MOUNT PLEASANT — John Pawlowski looked out over the baseball field at Patriots Point on Wednesday afternoon but his mind was 170 miles away.

The College of Charleston baseball coach has much more to think about these days than his pitching rotation.

Just west of here, in the small town of North Augusta, his 13-year-old daughter, Mary-Louise, is fighting the fight of her life. She was diagnosed with PNET (primitive neuroectodermal tumors), a rare malignancy seen in only two percent of children with cancer.

"The hardest thing I've ever done is tell my 13-year-old daughter she has cancer," Pawlowski said on a sunny afternoon as his players arrived for practice. "When we got the diagnosis right before Christmas, it just floored us.

"Like everybody else who receives a cancer diagnosis, I've had to become an instant expert on the disease. I've read everything there is to read. I've talked to everybody there is to talk to.

"It's frightening. Our whole family is devastated. But we are committed to getting through this and for Mary-Louise to get well."

Life's playbook

The only thing that could make a situation like this worse is distance.

Not only is Pawlowski's daughter 2 1/2 hours away, but there is also the matter of divorce. Mary-Louise is the middle of three daughters (Christine 15, Jenny 7). They live in North Augusta with their mother, Sarah, a nurse.

"There have been a lot of long, lonely, late-night and early-morning drives," Pawlowski said. "But her mother and I have put aside any differences we may have because now we all have a common goal."

It all started innocently enough.

Back in November, Mary-Louise came home from volleyball practice complaining of a pain in her side. She thought she had pulled a muscle, but she also developed a cough and cold.

X-rays showed a spot on her lung. They thought it might be pneumonia, but by mid-December the spot had doubled in size. Five days before Christmas, the doctors delivered the diagnosis.

"I just dropped to my knees," Pawlowski said. "Something like this is not scripted in life's playbook."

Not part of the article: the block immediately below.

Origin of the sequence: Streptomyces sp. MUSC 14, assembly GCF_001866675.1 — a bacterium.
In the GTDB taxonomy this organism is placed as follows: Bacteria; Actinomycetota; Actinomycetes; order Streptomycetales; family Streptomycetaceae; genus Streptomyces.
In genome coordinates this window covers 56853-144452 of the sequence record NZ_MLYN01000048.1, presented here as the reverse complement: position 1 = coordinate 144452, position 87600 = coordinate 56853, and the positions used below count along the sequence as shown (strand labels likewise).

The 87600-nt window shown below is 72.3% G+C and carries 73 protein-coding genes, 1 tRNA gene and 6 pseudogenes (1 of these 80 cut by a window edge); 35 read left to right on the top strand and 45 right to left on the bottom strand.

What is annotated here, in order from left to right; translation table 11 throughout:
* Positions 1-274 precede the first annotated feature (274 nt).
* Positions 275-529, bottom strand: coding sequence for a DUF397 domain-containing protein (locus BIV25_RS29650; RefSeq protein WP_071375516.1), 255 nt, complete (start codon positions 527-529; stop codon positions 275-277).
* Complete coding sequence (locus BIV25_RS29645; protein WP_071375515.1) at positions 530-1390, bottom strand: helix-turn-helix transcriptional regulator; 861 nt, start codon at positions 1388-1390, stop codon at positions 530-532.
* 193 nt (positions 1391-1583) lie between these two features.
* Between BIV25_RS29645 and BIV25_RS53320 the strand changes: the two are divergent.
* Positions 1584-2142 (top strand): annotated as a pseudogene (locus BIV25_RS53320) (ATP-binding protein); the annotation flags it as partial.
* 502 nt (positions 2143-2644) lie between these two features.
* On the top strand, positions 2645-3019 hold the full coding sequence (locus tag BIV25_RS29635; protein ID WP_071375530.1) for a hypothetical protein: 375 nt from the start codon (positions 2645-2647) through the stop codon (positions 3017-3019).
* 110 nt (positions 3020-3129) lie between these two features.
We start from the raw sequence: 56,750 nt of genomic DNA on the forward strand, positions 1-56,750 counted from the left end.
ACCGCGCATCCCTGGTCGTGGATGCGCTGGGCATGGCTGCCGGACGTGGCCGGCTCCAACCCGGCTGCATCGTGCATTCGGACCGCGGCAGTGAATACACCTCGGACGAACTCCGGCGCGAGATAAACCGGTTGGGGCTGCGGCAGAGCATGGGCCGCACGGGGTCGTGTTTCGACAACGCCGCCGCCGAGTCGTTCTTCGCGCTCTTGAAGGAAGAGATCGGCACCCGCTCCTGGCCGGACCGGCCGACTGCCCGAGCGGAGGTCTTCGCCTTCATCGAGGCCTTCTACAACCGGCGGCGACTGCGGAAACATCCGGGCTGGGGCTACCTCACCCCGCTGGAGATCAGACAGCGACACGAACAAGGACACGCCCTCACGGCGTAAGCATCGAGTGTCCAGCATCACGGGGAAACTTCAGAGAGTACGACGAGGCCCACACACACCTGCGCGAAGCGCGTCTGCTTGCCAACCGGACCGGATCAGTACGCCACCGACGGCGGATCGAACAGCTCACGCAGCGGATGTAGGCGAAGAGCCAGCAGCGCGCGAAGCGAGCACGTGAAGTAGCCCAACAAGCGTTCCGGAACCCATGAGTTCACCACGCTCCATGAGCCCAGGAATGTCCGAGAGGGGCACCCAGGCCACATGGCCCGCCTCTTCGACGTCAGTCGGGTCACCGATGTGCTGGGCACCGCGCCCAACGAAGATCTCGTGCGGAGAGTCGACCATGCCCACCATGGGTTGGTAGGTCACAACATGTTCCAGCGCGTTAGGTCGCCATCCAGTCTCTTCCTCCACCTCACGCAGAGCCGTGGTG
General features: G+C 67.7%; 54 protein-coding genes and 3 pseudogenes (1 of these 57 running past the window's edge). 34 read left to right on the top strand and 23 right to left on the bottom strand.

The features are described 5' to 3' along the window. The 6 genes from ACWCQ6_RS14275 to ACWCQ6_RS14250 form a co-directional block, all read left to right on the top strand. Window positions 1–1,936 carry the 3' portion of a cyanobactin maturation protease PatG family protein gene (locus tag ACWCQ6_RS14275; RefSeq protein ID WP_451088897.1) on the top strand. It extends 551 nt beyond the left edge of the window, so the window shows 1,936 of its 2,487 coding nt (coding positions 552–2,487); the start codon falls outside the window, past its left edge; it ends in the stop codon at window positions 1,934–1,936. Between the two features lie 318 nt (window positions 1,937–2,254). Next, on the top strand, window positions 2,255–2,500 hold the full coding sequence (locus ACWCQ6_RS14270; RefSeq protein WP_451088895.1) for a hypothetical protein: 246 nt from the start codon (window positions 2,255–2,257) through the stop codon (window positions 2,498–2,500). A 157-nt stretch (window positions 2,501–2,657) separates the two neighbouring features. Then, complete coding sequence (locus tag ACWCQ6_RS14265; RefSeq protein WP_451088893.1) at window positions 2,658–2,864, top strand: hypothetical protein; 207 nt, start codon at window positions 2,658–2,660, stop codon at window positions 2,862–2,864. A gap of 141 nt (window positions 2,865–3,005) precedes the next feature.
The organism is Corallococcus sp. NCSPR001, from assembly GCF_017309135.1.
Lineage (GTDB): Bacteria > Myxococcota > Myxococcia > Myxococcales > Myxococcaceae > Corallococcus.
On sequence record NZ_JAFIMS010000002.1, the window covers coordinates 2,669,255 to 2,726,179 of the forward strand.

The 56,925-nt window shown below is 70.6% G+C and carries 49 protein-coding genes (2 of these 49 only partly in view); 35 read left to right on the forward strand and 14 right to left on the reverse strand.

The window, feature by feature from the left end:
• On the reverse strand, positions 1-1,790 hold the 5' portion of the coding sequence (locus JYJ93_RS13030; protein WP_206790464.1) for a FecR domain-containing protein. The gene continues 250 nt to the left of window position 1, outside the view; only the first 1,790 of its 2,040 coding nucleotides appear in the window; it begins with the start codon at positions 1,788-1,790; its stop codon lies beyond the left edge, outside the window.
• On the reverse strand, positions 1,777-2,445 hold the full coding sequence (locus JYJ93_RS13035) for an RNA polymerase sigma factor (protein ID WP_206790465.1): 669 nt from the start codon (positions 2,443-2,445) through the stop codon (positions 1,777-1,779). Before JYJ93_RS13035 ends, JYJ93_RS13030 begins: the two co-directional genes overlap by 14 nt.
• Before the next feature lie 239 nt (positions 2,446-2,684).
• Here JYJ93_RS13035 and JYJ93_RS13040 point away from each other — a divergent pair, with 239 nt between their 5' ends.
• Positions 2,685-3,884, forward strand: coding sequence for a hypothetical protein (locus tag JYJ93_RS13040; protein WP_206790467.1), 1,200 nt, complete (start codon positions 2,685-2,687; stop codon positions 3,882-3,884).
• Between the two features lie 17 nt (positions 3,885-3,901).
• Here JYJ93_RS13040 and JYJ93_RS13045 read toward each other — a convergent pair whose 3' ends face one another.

The color purple

Mary-Louise Pawlowski is a happy-go-lucky eighth grader with a positive outlook on life, even while enduring two rounds of chemotherapy. More chemo and radiation therapy will be necessary to shrink the tumor in her chest before she can have surgery to remove it.

And as hard as this is on her, there's nothing worse than the helplessness that envelops parents when their child is seriously ill.

"It's been like a rollercoaster," said Pawlowski, who opens his ninth season as the Cougars' baseball coach on Feb. 22. "I went through a period of denial at first. Then reality sets in and you wonder why, because this is something that happens to somebody else."

Very quickly, however, the Pawlowski family began seeking knowledge on the subject. They wanted to know everything there is to know about the disease they were fighting.

"I've talked to people at M.D. Anderson, St. Jude, Sloan-Kettering and Roper here in town," Pawlowski said of the hospitals he has contacted. "We want to know everything and do everything that's possible."

In an effort to express his love and hope, Pawlowski wears a plastic wrist-band that says, "We R Praying For MLP."

It's purple, Mary-Louise's favorite color.

"I handed them out to our players the first day of practice," Pawlowski said. "It's a small thing, but it's something we can do for her."

Since then he's had to order more wrist-bands as more and more people ask for them. The best way to get one is call the Cougars baseball office at (843) 953-5916.

Days like this

Now that school is back in session and practice has started, Pawlowski must spend more time with his team. He stays in touch with Mary-Louise by cell phone, text messaging and making that long drive as often as he can. Once the baseball season starts in late February, he hopes to set aside a home game in her honor.

Meanwhile, the baseball field is his only relief from this painful reality.

"When I put on the uniform and hat and walk out here in the sunshine, it's a relief for me," he said. "Inside those white lines, I can think about something else for a few hours.

"In fact, this is what it's all about. We're fighting so we all can enjoy days like this in our lives."

Reach Ken Burger at 937-5598